A few weeks ago I got a call from a friendly sounding Australian food trader based in East Dulwich. Yianni had passed on my number because Cooper was keen to take his gourmet hot dog operation to the next level and wanted in on eat.st As soon as he started telling me about his ‘Slum dogs’ and ‘Cactus dogs’ I knew I had to get myself down North Cross Road and get my chops round one of them dogs.
This is what is so thrilling about being involved in eat.st – it’s in being told about all these new ideas that have started or are about to take off. People who have just returned from travels afar and want to bring something new to the party. So far the posh hot dog offerings have been fairly scarce though. (Big Apple Hot Dogs – if you’re reading this I have you on my list to come and see!). I had my first gourmet hot dog at the San Francisco Street Food Festival from 4505 Meats. It came with kimchi and chicharrones and had me all up in my eye-rolls. Cooper promised me a similar level of wiener-shaped titilation…
After a quick scan of the traders fringing the road yesterday (including a nice looking banh mi Ape called Viet-Van), I headed to the end of the line and discovered Cooper beneath a canopy of camouflage and kitsch. Rocking a shirt that would’ve made Lash LaRue weep and surrounded by illuminated cacti and Cholula hot sauce bottles, Cooper made me smile the minute I laid eyes on his set-up.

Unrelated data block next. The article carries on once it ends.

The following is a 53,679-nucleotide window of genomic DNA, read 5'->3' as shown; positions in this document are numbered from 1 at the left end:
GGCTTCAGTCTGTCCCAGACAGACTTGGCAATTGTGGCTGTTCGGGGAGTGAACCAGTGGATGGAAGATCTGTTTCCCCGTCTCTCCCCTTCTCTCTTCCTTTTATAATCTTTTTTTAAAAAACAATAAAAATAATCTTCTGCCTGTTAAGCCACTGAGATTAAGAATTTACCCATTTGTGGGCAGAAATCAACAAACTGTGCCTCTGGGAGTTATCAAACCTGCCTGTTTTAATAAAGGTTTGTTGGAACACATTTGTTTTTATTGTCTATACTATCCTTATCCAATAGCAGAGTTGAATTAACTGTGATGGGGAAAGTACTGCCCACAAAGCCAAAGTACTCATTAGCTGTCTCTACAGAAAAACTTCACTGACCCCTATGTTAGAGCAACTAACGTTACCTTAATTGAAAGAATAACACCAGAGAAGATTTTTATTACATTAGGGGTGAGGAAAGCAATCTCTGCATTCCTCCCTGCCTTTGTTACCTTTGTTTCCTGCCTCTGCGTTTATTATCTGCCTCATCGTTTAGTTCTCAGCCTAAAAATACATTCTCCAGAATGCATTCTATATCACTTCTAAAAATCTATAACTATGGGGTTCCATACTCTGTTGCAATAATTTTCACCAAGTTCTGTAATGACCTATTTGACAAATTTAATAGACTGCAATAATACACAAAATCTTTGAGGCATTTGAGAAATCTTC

People often ask me what our criteria for bringing people into the eat.st fold are. Of course it is about the food on offer, the business ethos, community mindedness and about pushing the limits of what’s out there already, but there is a magical element which you either have or you don’t – and this is about transforming the space around you into something richer and more fun. The Dogfather has that and it is evident in the little touches, the general look and feel of the stall and just in the way Cooper is.
I called him ahead of arriving and he reassured me he’d ‘save me a table’. Sweet, when I arrived it was just me and a CCTV expert called Kevin (if I didn’t know much about CCTV before, I sure as hell do now), so I sat myself down at the ‘counter’ and ordered my Dog. Amidst the slightly unrelenting security stats bombarding me from matey to my right I got a full run-through of the menu from Cooper. It all sounded so generous and well thought out, with homemade red pepper sauce for one Dog, hot cheese for another. There were jars of pickles and chillis, pots of different mayos and a whole array of stuff for the ‘Slum Dog’ from the local Indian. Clearly, this was a guy who had put a lot of effort and imagination into his offering. I just hoped to God it tasted good too.
I went for the ‘Snoop Dog’ – a Cali riff on the hot dog theme: BBQ sauce, streaky bacon, creamed corn mayo, green onions, grilled onions and a cheddar slice, atop, around and within one of these top-end wieners, the source of which remains Schtumsville.
There it is, a dog of delight, and replete with its own identity so that loving it is made all the more easy. (Like all those stacked trading floors given friendly names like Shard, Cheese-Grater and Walkie-Talkie but without the public deception). I needed several napkins to deal with mine. Not as messy as a Luardos burrito and certainly helped by being sat at a table, but this thing was bursting with meaty company inside that warm toasted bun.
I dug my Dog and I dug Cooper and I’m delighted that there’s a new cat on the scene who comes with personality and swag as well as a great menu.
We want the Dogfather along with us over the summer but keep abreast of his movements on Twitter @Dogfatherdiner in the mean time.
(p.s – For a more in-depth description of Cooper’s sourcing and ingredients go to the ever brilliant Helen at her Food Stories blog).